A lot has occurred in the crude market since February that have made many investors believe the worst is over. Not only is demand growing by around 1.4 million barrels per day, but supply in various parts of the world have also retreated sharply. Given the improving state of the market, let's analyze three green shoots in the sector and how they're bullish for Chevron (NYSE:CVX).
U.S. supply is declining
The low crude prices have caused U.S. production to decline from 9.7 million barrels per day and a strong upward trend to 8.6 million barrels per day and a nice downward slope. U.S. production is falling by around 100,000 barrels a day per month and will probably continue to decline for a few more months because of the lag between rig drilling and production from wells. The Energy Information Administration expects U.S. production to decline to a range of 8.1 million to 8.2 million barrels per day before it bottoms out. If that occurs, U.S. production will have fallen 1.6 million barrels per day from peak to trough, or nearly as much as the entire supply glut was at its worst. With the U.S. rig count still falling, there is potential for a steeper-than-expected production decline than EIA expects if the drilled but uncompleted wells don't offset the difference.
Meanwhile, Chevron's production is expected to increase. Because many of Chevron's pre-productive projects that will become productive over the next two years, the company's total production is expected to rise from 2.622 million barrels of oil equivalent per day to 2.9 million or higher over the next few years when excluding potential asset sales. The increased production will increase Chevron's cash flows and profits, supporting the company's dividend and valuation.
The factors for shale growth are no longer as favorable
Given that the decline in U.S. shale production has accounted for the majority of the drop in U.S. production, it would seem that shale is the swing producer at the current price levels, making how quickly shale production rebounds the key factor in deciding the fate of this energy rally. To that end, several of the factors that promoted the rise of shale have reversed. First, the low U.S. unemployment rate and tight job market make hiring back laid-off shale workers harder. This means shale drillers will have to train new workers who won't be as efficient as the old workers. The lower efficiency increases shale's costs and slows shale production growth.
Second, the market for shale financing has tightened. Even with the 80% jump in crude prices, bankers are cutting credit lines. Recently, banks cut Bonanza Creek Energy (NYSE:BCEI)'s credit line to $200 million from the previous $475 million, causing the company to have a shortfall of $88 million. A similar event could occur to other companies in the same shape. The lack of credit will further hamper production growth.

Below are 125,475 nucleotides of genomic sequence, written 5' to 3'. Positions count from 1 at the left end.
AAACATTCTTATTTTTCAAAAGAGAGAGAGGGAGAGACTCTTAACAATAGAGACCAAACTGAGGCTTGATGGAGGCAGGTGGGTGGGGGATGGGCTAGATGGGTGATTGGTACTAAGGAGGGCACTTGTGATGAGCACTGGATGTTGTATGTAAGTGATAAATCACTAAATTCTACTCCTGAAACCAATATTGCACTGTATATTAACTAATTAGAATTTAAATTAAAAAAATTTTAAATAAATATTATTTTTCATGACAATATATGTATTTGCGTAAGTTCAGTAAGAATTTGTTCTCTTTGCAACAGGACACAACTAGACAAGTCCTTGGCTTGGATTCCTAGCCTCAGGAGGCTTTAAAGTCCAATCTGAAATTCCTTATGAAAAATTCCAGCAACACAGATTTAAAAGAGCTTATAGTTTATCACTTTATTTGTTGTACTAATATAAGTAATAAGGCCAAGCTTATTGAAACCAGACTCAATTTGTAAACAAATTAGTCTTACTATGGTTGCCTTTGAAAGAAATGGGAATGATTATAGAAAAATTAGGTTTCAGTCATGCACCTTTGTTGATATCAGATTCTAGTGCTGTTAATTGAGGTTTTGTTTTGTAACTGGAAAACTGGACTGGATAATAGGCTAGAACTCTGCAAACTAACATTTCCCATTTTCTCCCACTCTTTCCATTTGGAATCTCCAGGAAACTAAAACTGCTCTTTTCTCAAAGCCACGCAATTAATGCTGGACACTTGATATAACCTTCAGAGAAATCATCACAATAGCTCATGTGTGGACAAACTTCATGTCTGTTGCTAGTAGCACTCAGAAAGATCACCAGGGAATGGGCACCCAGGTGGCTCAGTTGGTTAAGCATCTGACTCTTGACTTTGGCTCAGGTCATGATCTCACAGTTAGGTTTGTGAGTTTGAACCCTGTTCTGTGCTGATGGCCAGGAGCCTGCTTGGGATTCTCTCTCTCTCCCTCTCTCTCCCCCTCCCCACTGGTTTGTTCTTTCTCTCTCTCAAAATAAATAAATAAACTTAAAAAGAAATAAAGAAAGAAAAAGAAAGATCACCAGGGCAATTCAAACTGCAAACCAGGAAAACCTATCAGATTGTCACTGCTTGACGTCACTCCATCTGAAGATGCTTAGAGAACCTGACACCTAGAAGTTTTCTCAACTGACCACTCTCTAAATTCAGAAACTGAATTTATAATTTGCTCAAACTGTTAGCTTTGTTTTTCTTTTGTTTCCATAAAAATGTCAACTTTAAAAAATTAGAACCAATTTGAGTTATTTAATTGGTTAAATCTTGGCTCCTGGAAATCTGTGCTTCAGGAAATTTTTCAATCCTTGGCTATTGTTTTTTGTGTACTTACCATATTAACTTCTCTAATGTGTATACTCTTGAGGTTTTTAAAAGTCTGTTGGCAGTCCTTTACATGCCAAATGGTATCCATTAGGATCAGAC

Because it has a strong balance sheet, Chevron's capex budget isn't dependent on the whims of bankers. For the next few years, Chevron plans to continue maintaining its shale investment spend or to even increase it. The continued steady to increasing shale spend will help Chevron's operations become more efficient and realize higher margins.
Geopolitical events are starting to take a bite out of production
In the early days of the crash, many assumed that geopolitical disturbances would cause supply to fall and oil prices to rally back. Aside from a series of isolated events, serious geopolitical events haven't really occurred until recently. Various governments around the world were able to keep the disturbances low by using their borrowing capacity. With those governments now at the brink of their financial capacity and various non-state actors having lost patience with the status quo, many want change, and political disturbances have increased in frequency. Nigerian militants are attacking the country's infrastructure, causing production to fall significantly from the original level of 2.2 million BOE per day. There is potential for rebellion in Venezuela that could cause a similar shortfall, and there are disturbances in Iraq and Libya that won't go away for a long time. Any of the events can spread to other countries and cause more disruption.
Given that Chevron doesn't have much production in Venezuela, and its production in Nigeria accounts for only 4.2% of its daily average production, Chevron's earnings will probably benefit from the disturbances because of the resulting rise in oil prices.
The three green shoots are bullish for Chevron. With the factors continuing, Brent has a greater probability of reaching $52 per barrel or higher and staying there. If that occurs, Chevron's annual dividend of $4.28 per share is sustainable and might increase. With the higher dividend comes a sounder valuation and potential for further upside.